People love sex. It's a biological need, and that's something we have to admit in ourselves. We crave for it from our loved ones, and sex makes our bondage deeper towards one another. No matter what we say, we cannot deny that we have to quench this physical and psychological need. But, have sex without protection?
Bear in mind that pleasure is not all that sex has to offer. If you have sex with a total stranger and do not bother committing yourselves to make it safe, then the pleasure has its lashes back at you. Often, what is meant to be a wild adventure can turn into a nightmare experience that you regret for the rest of your life. You can get sick from having sex without protection. The next day you wake up, you may feel that your private part is aching in pain, and your body is slowly feeling weak and starts to have other unpleasant symptoms; it's worse than finding out your partner is cheating on you with some random person who thinks they're hotter than you.
These infections could lead to several diseases that may weaken your immune system because it cannot protect you from the dangers of several bacteria and viruses. We often neglect how seriously this can damage our body because STDs are not unknown to us anymore, and we all at some point contract some diseases. Thanks to the improvement in modern science and medicine, most STDs can now be treated completely.
Interestingly, ever since the pandemic came, things started to change towards sex without protection and STIs. Some people avoid any physical contact to be free from risking themselves into an infection that is highly contagious and could kill them. As Latini and her colleagues (July 2020) said in their article, "the fear of infection by severe acute respiratory syndrome coronavirus 2 (SARS-CoV-2) may have reduced sexual encounters and led to a genuine decline in STIs." People refrain from having sex because of the fear of catching Coronavirus. It might sound strange because STIs and some of its complications can be way deadlier than covid-19. However, since COVID-19 has made its name worldwide, the masses start to highlight more sexual health awareness. We now value our hygiene more than ever and are more cautious about the notion of jumping on strangers just for a good experience of sex. The pandemic made us realize the importance of securing our safety, a silver lining within COVID-19.
However, some evidence shows the complete opposite. Ever since the pandemic, the concentrated effort required to fight the spread of the virus has caused many on the frontlines of public health and specifically STD prevention to redirect their focus. According to the National Association of County and City Health Officials (NACCHO), many STD outreach, education, and prevention programs have been reduced or suspended since the COVID outbreak. And that could have severe impacts.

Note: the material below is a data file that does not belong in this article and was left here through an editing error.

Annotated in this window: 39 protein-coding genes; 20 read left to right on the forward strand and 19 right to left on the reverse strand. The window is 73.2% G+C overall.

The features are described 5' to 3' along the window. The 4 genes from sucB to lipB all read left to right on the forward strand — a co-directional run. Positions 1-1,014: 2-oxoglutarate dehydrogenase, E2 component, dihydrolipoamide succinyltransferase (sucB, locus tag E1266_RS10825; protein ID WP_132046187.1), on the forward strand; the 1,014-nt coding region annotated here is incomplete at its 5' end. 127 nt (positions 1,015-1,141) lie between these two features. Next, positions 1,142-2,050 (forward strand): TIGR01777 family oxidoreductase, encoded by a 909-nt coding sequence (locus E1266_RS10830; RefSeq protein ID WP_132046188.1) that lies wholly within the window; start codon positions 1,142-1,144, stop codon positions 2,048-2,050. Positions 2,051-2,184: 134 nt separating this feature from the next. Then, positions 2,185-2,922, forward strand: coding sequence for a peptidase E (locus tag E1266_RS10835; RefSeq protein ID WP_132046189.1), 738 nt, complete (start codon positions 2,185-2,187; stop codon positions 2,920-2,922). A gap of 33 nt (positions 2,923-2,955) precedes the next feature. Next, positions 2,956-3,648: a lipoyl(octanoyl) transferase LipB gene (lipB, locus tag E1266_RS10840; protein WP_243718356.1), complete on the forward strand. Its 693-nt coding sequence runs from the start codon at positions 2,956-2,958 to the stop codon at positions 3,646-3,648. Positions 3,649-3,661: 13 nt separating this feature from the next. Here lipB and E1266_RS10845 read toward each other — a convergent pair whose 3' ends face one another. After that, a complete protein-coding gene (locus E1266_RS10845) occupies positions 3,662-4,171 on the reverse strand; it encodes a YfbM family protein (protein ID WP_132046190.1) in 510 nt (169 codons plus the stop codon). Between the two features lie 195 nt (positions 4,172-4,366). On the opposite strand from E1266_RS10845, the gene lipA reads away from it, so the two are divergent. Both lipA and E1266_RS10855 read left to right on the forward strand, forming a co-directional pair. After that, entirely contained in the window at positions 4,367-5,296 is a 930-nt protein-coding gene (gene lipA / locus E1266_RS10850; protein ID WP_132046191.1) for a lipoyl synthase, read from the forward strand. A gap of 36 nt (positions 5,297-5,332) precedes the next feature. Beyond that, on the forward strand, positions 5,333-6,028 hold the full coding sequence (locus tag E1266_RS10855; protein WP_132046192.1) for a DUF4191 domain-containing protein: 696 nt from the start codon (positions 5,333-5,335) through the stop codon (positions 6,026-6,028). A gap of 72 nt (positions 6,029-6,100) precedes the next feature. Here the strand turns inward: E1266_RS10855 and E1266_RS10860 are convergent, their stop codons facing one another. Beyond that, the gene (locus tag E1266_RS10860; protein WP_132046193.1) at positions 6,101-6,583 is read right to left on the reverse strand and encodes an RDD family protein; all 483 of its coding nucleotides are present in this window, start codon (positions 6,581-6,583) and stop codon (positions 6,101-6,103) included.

David Harvey, executive director of the National Coalition of STD Directors (NCSD), says, "We see a complete disruption to STD prevention here in the United States. We expect to experience even higher STD rates as a result." This is not alone in the US; in many other places, health workers dedicated to STDs have been redeployed to fight against the virus since the outbreak. Some experts argued that a low STD infection ratio might be due to the limited tests conducted during the lockdown and stay-at home order. This means that many things go unnoticed. There is a chance that we will witness a surge of STI cases when all is over. Therefore, It remains to be determined whether COVID-19 will have lasting effects on the epidemiology of STIs.
Despite everything, there is always something we can do as an individual to protect ourselves from STIs. First, you should be comfortable communicating with your partner about any STI history before having sex with him or her. If possible, test yourself periodically if you have more than one partner, and always wear a condom when having sex with a new partner. The satisfaction that sex gives you is way better when you know that you're not exposed to any illness that can destroy your life without you even knowing it. Having sex in a responsible manner is way better than doing it wildly.
Another safe alternative will be exploring your sexuality with a sex toy; according to a survey conducted by CivicScience, a polling and research platform, over a quarter of the 6000 surveyed people used sex toys more since going into quarantine. Nearly 40% of those between ages 18 and 24 reported an increase in their average sex toy use since they went into quarantine. Those 55 and older reported a 23% increase in use. Therefore, If you have never tried sex toys, this could be the time for it.
Astbury-Ward, E., May 2020. Could COVID-19 Break the Chain of STIs? Retrieved from (https://www.medscape.com/viewarticle/930983)
Lee, J. K., (n.d), Sex and Coronavirus. Retrieved from (https://www.umms.org/coronavirus/what-to-know/managing-medical-conditions/coronavirus-risk/sex)
Latini A., Magri F., Donà MG., et al, 27 July 2020. Is COVID-19 affecting the epidemiology of STIs? The experience of syphilis in Rome
27 May 2020. STD Rates May Increase as a Side Effect of COVID Pandemic. Retrieved from https://siragainesville.com/std-rates-may-increase-as-a-side-effect-of-covid-pandemic/